I'm Whirling like a Dervish, aren't you? Happy Holidays from Kate. No blog today. Sorry. Too busy driving from one mansion to another with my son and his lovely fiancee, scouting wedding venues. The gifts aren't wrapped yet. Some are still in the mail and may not arrive in time, and the rest gather dust as we chug from place to place, imaging green lawns under the snow, and long white dresses instead of tightly buttoned coats. Sometime today a turkey must be procured, a dessert for Christmas dinner decided on, adequate nutrition for my vegetarian daughter-in-law to be included in the traditional holiday dinner. But we are walking down long halls on elegant old carpets, under highly detailed ceilings and imaging where the bride will walk--down a staircase? Down the wide stone steps? Bride's rooms with tall mirrors and enough empty floor space for that beautiful gown. Grooms rooms--formerly the smoking rooms of millionaires--complete with a big screen TV concealed in an armoire. Menus. Open bars. Linens. Flowers. My husband's eyes goggle when I tell him how it all adds up. So do mine. We got married in the hippie era--someone's living room, or out in an autumn field--and all of this feels foreign and hard to process. But there is nothing lovelier than new love, nothing more pleasing, really, than watching this young couple taking it in, supporting each other through the process, asking complimentary questions as they try to get a sense of what, in this barrage of information, dollar signs, and personalities, is "them." I haven't baked a single cookie this season. The poinsettias are already dropping their leaves. One holiday cactus is in rebellion, scattering its tiny pink buds across the sideboard instead of opening. The long, heavy stalk of amaryllis suddenly folded in the middle and collapsed instead of bursting forth in bloom. The world's ugliest centerpiece, a ghastly three-tired droop of faux green leaves and red plastic berries, bought as a joke at Home Depot one year, is surrounded by a sea of wrapping paper. It doesn't need water or care, just the occasional flick with a duster. I'm liking it better all the time. On the way to the gym in a few minutes--a futile activity given how much sugar gets consumed at this season on a daily basis--I'll blast some holiday music and see if I can get myself moved into a holiday mood--before I get back in the car and drive to the train station to collect my sister-in-law. Then it's off to the grocery store. When am I going to watch "It's a Wonderful Life" or "Love Actually" or any of my other Christmas favorites? Could we just get a few extra hours over here? But I am not complaining. Really. I think this is shaping up to be a lovely holiday week. Perhaps today Jake and Robyn will find the venue of their dreams. A turkey will be seized and dragged home. I'll have the patience to stroll through a crowded store with my 91-year-old mother-in-law. Best of the season to you all....if you're here reading this, and even if, like me, you're out in your car, trying to get it finished up. Smile, remember what the season is about, and if you've got some free time---drop by and wrap my presents, please, will you? Merry Happy!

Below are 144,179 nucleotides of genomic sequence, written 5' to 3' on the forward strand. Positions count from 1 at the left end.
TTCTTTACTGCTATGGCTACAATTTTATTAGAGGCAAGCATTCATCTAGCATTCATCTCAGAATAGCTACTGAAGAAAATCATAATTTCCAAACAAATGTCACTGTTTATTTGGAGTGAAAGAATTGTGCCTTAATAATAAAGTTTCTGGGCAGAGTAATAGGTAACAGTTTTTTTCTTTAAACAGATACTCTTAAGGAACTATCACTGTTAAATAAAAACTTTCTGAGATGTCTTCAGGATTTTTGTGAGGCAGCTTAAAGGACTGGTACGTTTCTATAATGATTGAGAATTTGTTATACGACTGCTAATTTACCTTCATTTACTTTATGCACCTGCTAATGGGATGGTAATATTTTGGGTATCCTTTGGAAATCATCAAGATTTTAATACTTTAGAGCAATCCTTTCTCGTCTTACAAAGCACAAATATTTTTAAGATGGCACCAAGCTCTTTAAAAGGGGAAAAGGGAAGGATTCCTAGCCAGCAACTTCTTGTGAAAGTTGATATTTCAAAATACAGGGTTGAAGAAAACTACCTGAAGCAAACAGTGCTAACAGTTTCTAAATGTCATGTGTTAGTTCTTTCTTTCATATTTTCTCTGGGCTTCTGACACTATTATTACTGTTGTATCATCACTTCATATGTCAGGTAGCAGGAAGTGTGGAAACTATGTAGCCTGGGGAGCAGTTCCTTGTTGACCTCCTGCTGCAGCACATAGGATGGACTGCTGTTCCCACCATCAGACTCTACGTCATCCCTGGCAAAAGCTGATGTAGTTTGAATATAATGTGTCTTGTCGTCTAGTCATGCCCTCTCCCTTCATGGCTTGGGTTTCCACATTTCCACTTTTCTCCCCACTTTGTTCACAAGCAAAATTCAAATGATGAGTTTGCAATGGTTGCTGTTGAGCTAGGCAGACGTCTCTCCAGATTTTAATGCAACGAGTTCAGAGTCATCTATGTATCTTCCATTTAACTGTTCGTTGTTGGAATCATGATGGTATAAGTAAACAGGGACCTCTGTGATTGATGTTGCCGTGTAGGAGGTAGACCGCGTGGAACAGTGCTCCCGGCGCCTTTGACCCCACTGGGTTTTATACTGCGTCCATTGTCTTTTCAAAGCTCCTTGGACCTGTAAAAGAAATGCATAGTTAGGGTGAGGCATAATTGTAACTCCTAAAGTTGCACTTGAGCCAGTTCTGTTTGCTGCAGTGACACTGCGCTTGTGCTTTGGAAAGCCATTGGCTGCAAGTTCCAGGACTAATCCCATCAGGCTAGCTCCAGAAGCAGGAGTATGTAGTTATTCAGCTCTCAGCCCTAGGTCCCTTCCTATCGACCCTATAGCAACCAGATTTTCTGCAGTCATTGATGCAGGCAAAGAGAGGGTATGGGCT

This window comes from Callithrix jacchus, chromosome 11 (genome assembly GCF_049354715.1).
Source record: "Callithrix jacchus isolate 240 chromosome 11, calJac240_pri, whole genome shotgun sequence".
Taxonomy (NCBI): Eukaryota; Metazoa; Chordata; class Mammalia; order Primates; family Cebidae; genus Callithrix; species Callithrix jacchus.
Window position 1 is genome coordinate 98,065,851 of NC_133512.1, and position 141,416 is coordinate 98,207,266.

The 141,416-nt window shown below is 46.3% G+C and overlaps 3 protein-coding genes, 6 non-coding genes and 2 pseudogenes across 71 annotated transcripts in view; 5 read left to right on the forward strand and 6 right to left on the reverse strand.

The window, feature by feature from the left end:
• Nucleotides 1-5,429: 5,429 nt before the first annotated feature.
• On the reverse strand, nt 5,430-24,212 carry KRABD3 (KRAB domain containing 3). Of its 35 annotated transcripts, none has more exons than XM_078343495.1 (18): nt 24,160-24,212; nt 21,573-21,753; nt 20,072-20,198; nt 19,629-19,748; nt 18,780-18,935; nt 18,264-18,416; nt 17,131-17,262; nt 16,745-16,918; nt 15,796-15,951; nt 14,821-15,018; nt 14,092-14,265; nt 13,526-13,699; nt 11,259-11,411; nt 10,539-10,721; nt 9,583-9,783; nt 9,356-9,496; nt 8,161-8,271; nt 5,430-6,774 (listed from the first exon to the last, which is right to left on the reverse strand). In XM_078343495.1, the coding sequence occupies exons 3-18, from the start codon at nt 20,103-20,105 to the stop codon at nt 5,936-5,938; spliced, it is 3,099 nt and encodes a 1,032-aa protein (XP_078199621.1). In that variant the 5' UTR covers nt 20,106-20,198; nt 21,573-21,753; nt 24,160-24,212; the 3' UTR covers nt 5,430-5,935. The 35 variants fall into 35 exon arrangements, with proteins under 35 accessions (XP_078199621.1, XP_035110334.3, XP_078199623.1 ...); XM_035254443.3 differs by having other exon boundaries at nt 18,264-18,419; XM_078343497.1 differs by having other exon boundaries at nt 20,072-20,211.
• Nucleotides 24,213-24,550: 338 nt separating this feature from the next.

Lorraine Bartlett

Five women, five weekdays, many surprises.